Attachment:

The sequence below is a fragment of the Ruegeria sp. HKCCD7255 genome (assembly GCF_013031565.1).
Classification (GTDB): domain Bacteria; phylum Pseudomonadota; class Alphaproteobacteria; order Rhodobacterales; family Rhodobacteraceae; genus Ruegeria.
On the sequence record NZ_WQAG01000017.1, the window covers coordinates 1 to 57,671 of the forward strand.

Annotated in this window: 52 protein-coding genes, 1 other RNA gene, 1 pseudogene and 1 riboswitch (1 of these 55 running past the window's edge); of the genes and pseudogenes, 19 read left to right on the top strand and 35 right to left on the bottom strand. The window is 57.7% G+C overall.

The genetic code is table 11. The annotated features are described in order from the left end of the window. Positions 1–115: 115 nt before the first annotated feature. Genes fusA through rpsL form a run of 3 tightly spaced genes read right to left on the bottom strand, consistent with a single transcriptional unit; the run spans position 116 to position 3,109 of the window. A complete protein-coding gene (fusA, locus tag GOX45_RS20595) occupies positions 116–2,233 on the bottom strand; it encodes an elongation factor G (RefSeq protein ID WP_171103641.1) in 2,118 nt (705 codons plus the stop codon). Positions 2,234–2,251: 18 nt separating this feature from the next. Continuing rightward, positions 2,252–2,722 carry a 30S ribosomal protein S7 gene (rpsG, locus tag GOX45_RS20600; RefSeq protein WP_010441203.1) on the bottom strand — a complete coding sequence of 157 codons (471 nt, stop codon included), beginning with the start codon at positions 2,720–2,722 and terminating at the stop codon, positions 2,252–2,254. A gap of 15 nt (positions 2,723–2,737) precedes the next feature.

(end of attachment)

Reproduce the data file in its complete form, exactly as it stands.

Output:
The sequence below is a fragment of the Ruegeria sp. HKCCD7255 genome (assembly GCF_013031565.1).
Classification (GTDB): domain Bacteria; phylum Pseudomonadota; class Alphaproteobacteria; order Rhodobacterales; family Rhodobacteraceae; genus Ruegeria.
On the sequence record NZ_WQAG01000017.1, the window covers coordinates 1 to 57,671 of the forward strand.

Annotated in this window: 52 protein-coding genes, 1 other RNA gene, 1 pseudogene and 1 riboswitch (1 of these 55 running past the window's edge); of the genes and pseudogenes, 19 read left to right on the top strand and 35 right to left on the bottom strand. The window is 57.7% G+C overall.

The genetic code is table 11. The annotated features are described in order from the left end of the window. Positions 1–115: 115 nt before the first annotated feature. Genes fusA through rpsL form a run of 3 tightly spaced genes read right to left on the bottom strand, consistent with a single transcriptional unit; the run spans position 116 to position 3,109 of the window. A complete protein-coding gene (fusA, locus tag GOX45_RS20595) occupies positions 116–2,233 on the bottom strand; it encodes an elongation factor G (RefSeq protein ID WP_171103641.1) in 2,118 nt (705 codons plus the stop codon). Positions 2,234–2,251: 18 nt separating this feature from the next. Continuing rightward, positions 2,252–2,722 carry a 30S ribosomal protein S7 gene (rpsG, locus tag GOX45_RS20600; RefSeq protein WP_010441203.1) on the bottom strand — a complete coding sequence of 157 codons (471 nt, stop codon included), beginning with the start codon at positions 2,720–2,722 and terminating at the stop codon, positions 2,252–2,254. A gap of 15 nt (positions 2,723–2,737) precedes the next feature.